Transferring to tiny donkeys we plodded over fields of daisies and poppies and through orchards of blossoming pear trees in the vague direction of the Megaspelion Monastery. The Greek donkey may be the smallest in the world, but he is no ass, for he has a large flair for the points of the compass and as keen awareness of the force of gravity.
Clinging like a fly to a wall, my donkey inched around the sharp angle of a steep precipice and delivered me into full view of Megaspelion, pasted like a postage stamp on a vertical cliff which reaches some four hundred feet into the Greek sky.
At first glance one cannot determine whether the monastery is carved from or painted on the wall of sparing rock. One sees only the facade of a modern building six to eight stories high, glaring like a multi-eyed barnacle from the base of the towering cliff.
That day the monastic sentries were on the alert. As soon as their Majesties rounded the curve within view of the monastery, the air bust into a mist of bells (as the poet said). The atmosphere grew dense with a clangor bouncing from peak to peak and swelling the valley.
Ever since then, instead of counting sheep on a sleepless night, I simply hearken to the echoes of the Megaspelion bells. That heady symphony is guaranteed to drown all competitive musings. Megaspelion, which means “big cave”, was founded in the fourth century by monks from Salonika.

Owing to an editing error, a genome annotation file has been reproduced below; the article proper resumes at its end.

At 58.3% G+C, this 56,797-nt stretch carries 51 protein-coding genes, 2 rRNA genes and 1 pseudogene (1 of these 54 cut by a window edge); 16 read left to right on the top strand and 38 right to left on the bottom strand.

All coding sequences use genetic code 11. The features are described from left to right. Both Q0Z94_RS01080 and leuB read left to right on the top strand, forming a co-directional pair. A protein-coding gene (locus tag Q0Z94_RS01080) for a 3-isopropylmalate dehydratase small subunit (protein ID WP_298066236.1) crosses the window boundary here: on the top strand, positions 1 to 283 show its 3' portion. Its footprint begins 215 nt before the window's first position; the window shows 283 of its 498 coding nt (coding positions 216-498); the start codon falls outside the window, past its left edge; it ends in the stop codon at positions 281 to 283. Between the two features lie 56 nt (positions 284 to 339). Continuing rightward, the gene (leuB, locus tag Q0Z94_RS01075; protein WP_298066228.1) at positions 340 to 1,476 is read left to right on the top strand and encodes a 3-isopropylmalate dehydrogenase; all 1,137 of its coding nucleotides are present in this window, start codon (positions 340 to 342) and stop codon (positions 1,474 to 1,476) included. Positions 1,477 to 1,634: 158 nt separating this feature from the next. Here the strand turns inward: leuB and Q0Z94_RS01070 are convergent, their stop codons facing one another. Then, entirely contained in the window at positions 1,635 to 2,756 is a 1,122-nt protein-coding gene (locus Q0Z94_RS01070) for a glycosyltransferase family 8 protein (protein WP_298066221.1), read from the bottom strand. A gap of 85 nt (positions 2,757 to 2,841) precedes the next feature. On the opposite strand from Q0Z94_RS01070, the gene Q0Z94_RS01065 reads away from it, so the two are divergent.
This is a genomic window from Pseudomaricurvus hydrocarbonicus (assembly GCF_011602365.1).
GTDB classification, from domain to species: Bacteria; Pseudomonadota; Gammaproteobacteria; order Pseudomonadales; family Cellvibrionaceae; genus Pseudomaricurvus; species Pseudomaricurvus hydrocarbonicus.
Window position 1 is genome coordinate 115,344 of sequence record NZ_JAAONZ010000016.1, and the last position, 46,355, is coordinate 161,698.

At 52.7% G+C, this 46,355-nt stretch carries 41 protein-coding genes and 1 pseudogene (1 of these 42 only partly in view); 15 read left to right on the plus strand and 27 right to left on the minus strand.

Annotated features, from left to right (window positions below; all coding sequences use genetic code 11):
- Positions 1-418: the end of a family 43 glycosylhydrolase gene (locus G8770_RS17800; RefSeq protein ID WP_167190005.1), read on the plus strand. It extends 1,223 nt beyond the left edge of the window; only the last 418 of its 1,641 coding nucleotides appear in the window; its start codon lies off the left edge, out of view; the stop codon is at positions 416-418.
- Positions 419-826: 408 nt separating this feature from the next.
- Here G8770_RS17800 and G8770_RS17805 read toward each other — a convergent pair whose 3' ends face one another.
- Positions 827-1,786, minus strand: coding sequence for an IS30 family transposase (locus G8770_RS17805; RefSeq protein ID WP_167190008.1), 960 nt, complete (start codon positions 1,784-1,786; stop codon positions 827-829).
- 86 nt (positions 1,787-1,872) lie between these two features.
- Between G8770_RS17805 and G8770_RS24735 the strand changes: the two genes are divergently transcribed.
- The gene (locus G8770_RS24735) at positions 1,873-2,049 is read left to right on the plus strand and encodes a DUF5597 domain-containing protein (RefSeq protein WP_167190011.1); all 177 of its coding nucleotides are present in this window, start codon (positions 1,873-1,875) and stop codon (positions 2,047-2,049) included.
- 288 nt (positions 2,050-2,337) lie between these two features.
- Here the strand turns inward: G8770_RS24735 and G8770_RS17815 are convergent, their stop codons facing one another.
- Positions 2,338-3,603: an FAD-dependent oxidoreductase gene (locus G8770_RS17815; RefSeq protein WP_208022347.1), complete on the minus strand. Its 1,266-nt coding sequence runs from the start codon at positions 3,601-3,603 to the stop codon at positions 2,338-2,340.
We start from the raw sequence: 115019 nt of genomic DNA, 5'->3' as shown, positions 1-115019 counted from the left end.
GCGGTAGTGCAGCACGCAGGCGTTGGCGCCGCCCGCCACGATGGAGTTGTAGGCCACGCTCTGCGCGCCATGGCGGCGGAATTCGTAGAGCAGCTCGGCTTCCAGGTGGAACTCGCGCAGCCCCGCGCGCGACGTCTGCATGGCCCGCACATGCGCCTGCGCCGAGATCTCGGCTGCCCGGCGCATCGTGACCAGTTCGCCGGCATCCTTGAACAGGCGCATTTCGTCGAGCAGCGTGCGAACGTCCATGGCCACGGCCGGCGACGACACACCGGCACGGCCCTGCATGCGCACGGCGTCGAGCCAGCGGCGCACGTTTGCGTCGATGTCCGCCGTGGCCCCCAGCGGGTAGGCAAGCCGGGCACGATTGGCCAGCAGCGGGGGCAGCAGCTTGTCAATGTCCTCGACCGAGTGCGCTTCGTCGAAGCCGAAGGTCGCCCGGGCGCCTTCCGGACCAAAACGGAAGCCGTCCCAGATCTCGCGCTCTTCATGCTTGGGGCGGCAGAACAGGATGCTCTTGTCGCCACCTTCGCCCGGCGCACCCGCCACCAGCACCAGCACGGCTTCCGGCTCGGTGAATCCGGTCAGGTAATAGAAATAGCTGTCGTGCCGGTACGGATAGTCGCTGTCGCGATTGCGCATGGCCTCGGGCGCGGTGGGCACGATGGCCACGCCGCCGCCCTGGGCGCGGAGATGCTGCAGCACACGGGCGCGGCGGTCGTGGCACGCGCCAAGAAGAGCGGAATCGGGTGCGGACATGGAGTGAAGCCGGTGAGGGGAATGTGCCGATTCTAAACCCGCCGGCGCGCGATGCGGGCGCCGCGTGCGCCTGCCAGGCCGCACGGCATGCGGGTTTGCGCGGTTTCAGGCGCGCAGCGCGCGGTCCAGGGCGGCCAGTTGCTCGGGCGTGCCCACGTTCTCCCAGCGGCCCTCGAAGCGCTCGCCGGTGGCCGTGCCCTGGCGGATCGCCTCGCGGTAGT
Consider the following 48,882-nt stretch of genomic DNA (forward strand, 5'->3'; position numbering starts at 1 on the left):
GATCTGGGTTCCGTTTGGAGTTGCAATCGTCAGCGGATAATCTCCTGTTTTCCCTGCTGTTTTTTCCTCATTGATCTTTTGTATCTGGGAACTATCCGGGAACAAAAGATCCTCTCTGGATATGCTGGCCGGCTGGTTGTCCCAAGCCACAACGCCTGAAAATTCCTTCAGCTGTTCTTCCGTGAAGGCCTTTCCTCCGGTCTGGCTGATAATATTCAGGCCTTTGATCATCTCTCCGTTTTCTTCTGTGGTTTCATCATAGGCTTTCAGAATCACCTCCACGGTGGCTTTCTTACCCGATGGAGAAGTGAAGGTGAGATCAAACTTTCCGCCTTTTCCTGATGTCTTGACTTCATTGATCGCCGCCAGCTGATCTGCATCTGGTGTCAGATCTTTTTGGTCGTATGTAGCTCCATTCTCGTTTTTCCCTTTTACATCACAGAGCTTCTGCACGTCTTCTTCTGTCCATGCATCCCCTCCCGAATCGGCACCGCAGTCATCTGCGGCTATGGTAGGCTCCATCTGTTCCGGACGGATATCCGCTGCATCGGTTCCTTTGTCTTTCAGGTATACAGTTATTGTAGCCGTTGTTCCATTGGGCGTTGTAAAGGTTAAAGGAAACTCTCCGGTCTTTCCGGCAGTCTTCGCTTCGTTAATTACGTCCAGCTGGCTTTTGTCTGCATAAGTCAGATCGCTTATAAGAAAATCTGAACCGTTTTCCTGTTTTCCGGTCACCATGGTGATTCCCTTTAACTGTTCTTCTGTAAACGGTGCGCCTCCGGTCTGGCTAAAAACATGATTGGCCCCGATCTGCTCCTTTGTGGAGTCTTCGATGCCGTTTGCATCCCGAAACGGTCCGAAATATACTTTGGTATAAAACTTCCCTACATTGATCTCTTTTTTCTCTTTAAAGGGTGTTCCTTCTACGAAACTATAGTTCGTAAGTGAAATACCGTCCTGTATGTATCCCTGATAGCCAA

Although the institution itself dates from the earliest Byzantine era, a few years before World War II a fire destroyed the ancient building and many sacred treasures. Today a fairly new building houses the ancient brotherhood whose ranks are annually diminishing in number. This prevailing tendency to diminution threatens with extinction the Orthodox monasteries in general.
As the monks’ average age increases, their ranks numerically decrease. Soon only a handful of elderly monks will remain to carry on the tradition. In order to subsist, the Orthodox orders desperately need a vigorous recruiting program. Unless they can attract a host of novices, many monasteries will become ghostly relics of another age, and the twentieth century will mark the end of some of Christendom’s oldest institutions.
After a fervent welcome, the monks guided us around the premises, reverently displayed the cherished treasures and holy relics, and celebrated a special service in the chapel. Then they conducted us to a large sitting room with an aerial view of the valley and, in customary Greek fashion, served the inevitable refreshments.
Hospitality is a compulsive Greek virtue. Every house offers a guest something to eat or drink, be it a complete meal or only a glass of water with a spoonful of jams (which in audibly recommended for the liver).
The special delicacy at Megaspelion was a cordial made from rose petals, and, proving that “a rose is a rose is a rose,” it tasted exactly like a rose. However, just for the record, I did not become a rosaholic and can even now admire a rose from a distance without the slightest craving to devour it. After posting for the usual pictures, we departed on our patient donkeys and journeyed to a point where several palace automobiles met us.
“The glamour and stature of the monarchy imparts beauty and color to many drab lives”
With the King, an enthusiastic driver, behind the steering wheel of the lead car we drove through the village of Kalavryta. The tragedy of Kalavryta was recorded in its streets lined with women in black. The preponderance of women in the village was the tragic consequence of World War II.